The debate about energy drinks continues with the International Society of Sports Nutrition (ISSN) weighing in on the issue. The esteemed Society has based its opinion about energy drinks on a critical analysis of the literature on the safety of the use of energy drinks or energy shots.
So here are the recommendations of the ISSN:
–Although energy drinks and shots contain a number of nutrients that are supposed to affect mental and/or physical performance, the primary performance-boosting nutrients in most energy drinks and shots appear to be nothing other than carbohydrates and/or caffeine.
–The value of caffeine in mental and physical performance has been well-established, but the potential benefits of other nutrients contained in energy drinks and shots remains to be determined.
–Consuming energy drinks 10-60 minutes before exercise can improve mental focus, alertness, anaerobic performance, and/or endurance.
–Many energy drinks and shots contain numerous ingredients; these products in particular merit further study to demonstrate their safety and potential effects on physical and mental performance.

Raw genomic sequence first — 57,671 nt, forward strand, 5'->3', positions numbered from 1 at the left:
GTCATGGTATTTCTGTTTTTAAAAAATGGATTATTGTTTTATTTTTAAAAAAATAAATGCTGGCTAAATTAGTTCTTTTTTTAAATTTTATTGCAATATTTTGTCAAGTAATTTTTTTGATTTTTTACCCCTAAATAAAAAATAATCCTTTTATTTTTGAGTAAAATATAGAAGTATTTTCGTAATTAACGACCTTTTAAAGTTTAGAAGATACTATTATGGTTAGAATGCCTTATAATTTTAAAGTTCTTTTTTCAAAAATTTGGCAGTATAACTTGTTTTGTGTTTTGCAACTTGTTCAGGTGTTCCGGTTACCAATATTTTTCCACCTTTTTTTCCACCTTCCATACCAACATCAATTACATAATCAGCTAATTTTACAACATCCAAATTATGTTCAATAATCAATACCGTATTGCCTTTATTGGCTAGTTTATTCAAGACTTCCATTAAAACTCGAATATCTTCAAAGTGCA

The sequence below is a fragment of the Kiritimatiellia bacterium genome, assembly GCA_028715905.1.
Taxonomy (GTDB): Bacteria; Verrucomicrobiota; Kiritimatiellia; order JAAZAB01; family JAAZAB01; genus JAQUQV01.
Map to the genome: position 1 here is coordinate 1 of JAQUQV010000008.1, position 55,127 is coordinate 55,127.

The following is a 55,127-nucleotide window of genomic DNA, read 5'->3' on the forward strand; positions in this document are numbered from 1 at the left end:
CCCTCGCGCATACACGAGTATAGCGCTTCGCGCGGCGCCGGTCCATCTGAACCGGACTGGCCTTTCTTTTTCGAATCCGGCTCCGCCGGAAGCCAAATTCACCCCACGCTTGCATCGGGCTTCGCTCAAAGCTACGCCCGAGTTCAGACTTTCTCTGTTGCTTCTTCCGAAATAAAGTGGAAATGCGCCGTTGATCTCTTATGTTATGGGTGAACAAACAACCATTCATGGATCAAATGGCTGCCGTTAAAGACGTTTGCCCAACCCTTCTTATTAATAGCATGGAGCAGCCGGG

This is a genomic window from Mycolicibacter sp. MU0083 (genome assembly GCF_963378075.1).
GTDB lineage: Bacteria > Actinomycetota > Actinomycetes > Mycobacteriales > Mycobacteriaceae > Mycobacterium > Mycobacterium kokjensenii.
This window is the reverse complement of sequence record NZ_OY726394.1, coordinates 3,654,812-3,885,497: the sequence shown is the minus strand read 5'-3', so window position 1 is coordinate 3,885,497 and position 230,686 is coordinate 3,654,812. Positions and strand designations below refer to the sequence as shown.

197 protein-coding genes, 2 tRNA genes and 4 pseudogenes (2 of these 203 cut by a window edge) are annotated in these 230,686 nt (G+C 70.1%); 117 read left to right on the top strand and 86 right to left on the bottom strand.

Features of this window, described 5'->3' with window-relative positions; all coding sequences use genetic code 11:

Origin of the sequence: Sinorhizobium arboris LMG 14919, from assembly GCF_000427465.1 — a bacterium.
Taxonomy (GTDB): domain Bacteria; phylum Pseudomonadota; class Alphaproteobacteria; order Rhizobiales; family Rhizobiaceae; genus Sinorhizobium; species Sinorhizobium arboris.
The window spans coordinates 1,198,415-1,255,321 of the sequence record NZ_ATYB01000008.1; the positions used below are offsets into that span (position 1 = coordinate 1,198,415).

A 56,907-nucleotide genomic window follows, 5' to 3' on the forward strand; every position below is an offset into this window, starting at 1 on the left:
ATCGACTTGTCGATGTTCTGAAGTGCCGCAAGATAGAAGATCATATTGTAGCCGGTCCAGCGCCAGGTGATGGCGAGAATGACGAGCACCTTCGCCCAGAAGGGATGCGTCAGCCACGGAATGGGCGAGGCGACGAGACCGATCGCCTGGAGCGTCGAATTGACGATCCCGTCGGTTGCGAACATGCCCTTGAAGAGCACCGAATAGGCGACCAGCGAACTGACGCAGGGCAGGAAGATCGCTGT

–There is some limited evidence that consumption of low-calorie energy drinks during training and/or weight loss trials may promote a small amount of additional fat loss. However, higher-calorie energy drinks may promote weight gain.
–Athletes should consider the impact of ingesting high glycemic load carbohydrates on metabolic health, and blood glucose and insulin levels, as well as the effects of caffeine and other stimulants on motor skill performance.
–Children and adolescents should only consume energy drinks or shots with parental approval after consideration of the amount of carbohydrate, caffeine, and other nutrients contained in these liquids and a thorough understanding of the potential side effects.
–Frequent use of energy drinks or shots, especially if more than one serving per day is consumed, may lead to adverse events and harmful side effects.
–Diabetics and individuals with pre-existing cardiovascular, metabolic, kidney, and/or neurologic diseases who are taking medications that may be affected by high glycemic load foods, caffeine, and/or other stimulants should avoid use of energy drinks or shots unless approved by their physician.
For more on the possible negative health effects of consuming energy drinks, read about the eight health risks of energy drinks.
Sources for Today’s Articles:
Five More Reasons to Avoid Energy Drinks
Campbell, B., et al., “International Society of Sports Nutrition position stand: energy drinks,” J Int Soc Sports Nutr. January 3, 2013; 10(1):1.